Health Net ends Medicaid rate dispute as income drops 71%

As Health Net reported its meager third-quarter results, CEO Jay Gellert said the California-based insurer is working to turn itself around, in part by extending its contracts to manage certain health programs.

Health Net's net income plummeted 71 percent to $18 million, down from $61.8 million last year. Although its revenue rose just more than 3 percent to $2.8 billion, the company couldn't compensate for rising costs, the sale of its Medicare prescription drug plan earlier this year or lower enrollment in commercial plans, Market Watch reported.

But Gellert also announced Monday that Health Net reached a "ground-breaking agreement" with the California Department of Health Care Services regarding its administration of state health programs. The deal resolves Health Net's outstanding litigation about its Medi-Cal rate disputes, reported the Associated Press.

"We believe that our new agreement with California's Department of Health Care Services sets the stage for steadier performance in our state health plans going forward," Gellert said in a statement.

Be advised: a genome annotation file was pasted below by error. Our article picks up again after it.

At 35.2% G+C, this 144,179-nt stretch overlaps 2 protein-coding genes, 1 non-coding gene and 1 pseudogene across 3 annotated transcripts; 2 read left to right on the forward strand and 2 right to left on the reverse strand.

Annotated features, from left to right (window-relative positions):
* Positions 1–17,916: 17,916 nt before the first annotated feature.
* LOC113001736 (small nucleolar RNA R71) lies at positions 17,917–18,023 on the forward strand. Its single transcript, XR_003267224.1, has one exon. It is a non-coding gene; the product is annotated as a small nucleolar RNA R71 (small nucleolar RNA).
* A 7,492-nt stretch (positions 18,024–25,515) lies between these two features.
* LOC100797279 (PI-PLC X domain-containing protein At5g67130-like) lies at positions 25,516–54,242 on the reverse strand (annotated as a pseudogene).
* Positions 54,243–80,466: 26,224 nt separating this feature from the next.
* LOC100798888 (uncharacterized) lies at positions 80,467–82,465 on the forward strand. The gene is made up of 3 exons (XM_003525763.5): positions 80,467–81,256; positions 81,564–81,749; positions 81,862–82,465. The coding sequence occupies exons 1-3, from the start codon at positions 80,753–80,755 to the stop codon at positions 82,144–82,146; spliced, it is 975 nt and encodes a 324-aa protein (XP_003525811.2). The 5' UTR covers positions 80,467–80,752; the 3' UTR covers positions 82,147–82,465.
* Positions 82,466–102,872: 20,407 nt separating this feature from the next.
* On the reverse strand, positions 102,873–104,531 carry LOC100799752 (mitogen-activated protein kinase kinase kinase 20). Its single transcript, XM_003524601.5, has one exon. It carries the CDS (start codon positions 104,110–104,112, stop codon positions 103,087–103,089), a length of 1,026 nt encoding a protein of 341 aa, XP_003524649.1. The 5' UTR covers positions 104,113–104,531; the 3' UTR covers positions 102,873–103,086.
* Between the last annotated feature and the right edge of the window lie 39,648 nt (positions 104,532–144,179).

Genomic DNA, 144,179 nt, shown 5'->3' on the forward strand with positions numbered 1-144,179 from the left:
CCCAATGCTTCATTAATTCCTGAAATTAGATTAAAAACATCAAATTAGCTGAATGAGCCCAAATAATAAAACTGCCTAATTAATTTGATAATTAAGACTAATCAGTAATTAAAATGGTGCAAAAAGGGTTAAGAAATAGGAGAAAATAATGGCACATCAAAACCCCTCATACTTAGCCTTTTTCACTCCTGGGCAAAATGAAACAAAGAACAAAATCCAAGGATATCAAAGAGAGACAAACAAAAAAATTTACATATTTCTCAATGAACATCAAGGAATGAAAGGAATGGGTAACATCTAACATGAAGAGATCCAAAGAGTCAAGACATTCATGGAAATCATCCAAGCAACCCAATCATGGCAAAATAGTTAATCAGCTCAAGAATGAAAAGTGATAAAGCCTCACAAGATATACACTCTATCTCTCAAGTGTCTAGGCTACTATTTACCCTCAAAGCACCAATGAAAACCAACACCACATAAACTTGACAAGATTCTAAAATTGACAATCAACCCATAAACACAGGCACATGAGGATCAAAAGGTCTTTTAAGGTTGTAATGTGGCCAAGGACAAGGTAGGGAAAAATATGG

The agreement also extends each of Health Net's four existing Medi-Cal contracts by five years and will use actuarial targets to help stabilize Health Net's results. California also will provide extra payments if Health Net incurs larger-than-expected losses next year, according to the Los Angeles Times.

What's more, Health Net and California officials agreed for the insurer to participate in a new pilot program next year that attempts to improve care and lower costs for dual-eligible patients. "The early stages of these programs can produce volatile and unpredictable financial results," Gellert said on a conference call with analysts and investors. "We are poised for Medicaid growth with downside protection" under the new agreement with the state.

To learn more:
- here's the Health Net statement
- read the Associated Press article
- see the Los Angeles Times article
- check out the Market Watch article